Junk Bonds


Bonds that have a high credit rating are known as investment-grade bonds. Bonds that are likely to default are called speculative or non-investment grade. Low-grade bonds may be issued by companies without long track records, or with questionable ability to meet their debt obligations. Because most brokers do not invest in these low-grade bonds, they are known as junk bonds. However, because of the very high interest rates these bond issues typically offer, they are also referred to as high-yield bonds.

Because junk bonds have a high default risk, they are speculative. Default risk is the chance that a company or government will be unable to pay its obligations when the bonds mature. Defaults on bonds most often occur within the first several years of a bond's issue.

Junk bonds are fixed-income instruments that carry a rating of 'BB' or lower by Standard & Poor's, or 'Ba' or below by Moody's. Junk bonds are so called because of their higher default risk in relation to investment-grade bonds.

Junk bonds are issued generally by smaller or relatively less well known firms to finance their operations, or by large and well known firms to fund leveraged buyouts. These bonds are frequently unsecured or partially secured, and (although they tend to have volatile market prices) they pay higher interest rates: 3 to 4 percentage points higher than the interest rate on blue chip corporate bonds of comparable maturity period.

                                                                               Bond Rating

Bonds are generally classified into two groups - "investment grade" bonds and "junk" bonds. Investment grade bonds include those assigned to the top four quality categories by either Standard & Poor's (AAA, AA, A, BBB) or Moody's (Aaa, Aa, A, Baa).

The term "junk" is reserved for all bonds with Standard & Poor's ratings below BBB and/or Moody's ratings below Baa. Investment grade bonds are generally legal for purchase by banks; junk bonds are not.

The specific definitions assigned to junk bond ratings by the services help define the magnitude of the risk associated with them. Because Standard & Poor's definitions are somewhat more comprehensive, they are quoted here:

BB, B, CCC, CC, C:  Debt rated BB, B, CCC, CC, and C is regarded, on balance, as predominantly speculative with respect to capacity to pay interest and repay principal in accordance with the terms of the obligation. BB indicates the lowest degree of speculation and C the highest degree of speculation. While such debt will likely have some quality and protective characteristics, these are outweighed by large uncertainties or major risk exposures to adverse conditions.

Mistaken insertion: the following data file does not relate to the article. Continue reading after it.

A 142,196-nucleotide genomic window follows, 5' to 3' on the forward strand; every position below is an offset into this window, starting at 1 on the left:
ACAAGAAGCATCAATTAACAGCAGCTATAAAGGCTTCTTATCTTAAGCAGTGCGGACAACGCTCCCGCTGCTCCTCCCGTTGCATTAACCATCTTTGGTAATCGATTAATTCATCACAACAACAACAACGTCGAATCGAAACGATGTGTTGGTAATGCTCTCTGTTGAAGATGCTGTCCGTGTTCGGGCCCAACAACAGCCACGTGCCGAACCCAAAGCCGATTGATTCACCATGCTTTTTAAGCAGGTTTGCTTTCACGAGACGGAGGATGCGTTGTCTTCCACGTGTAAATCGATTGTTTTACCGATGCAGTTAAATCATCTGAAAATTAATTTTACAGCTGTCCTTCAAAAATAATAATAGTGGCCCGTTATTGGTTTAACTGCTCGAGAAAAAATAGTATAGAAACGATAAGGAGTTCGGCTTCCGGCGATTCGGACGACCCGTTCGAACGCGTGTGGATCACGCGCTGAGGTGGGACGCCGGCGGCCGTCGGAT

BB:  Debt rated BB has less near-term vulnerability to default than other speculative issues. However, it faces major ongoing uncertainties or exposure to adverse business, financial, or economic

conditions which could lead to inadequate capacity to meet timely interest and principal payments.
B:  Debt rated B has a greater vulnerability to default but currently has the capacity to meet interest payments and principal repayments. Adverse business, financial, or economic conditions will likely impair capacity or willingness to pay interest and repay principal.

Because a B rating is the single most common rating found in a junk bond portfolio, Moody's definition of its B rating follows:

Bonds which are rated B generally lack characteristics of the desirable investment. Assurance of interest and principal payments or of maintenance of other terms of the contract over any long period of time may be small.

To resume with Standard & Poor's:

CCC:  Debt rated CCC has a currently identifiable vulnerability to default, and is dependent upon favorable business, financial, and economic conditions to meet timely payment of interest and repayment of principal. In the event of adverse business, financial, or economic conditions, it is not likely to have the capacity to pay interest and repay principal.

D: Debt rated D is in payment default.

Sunday, 24th Apr 2016, 11:47:37 AM

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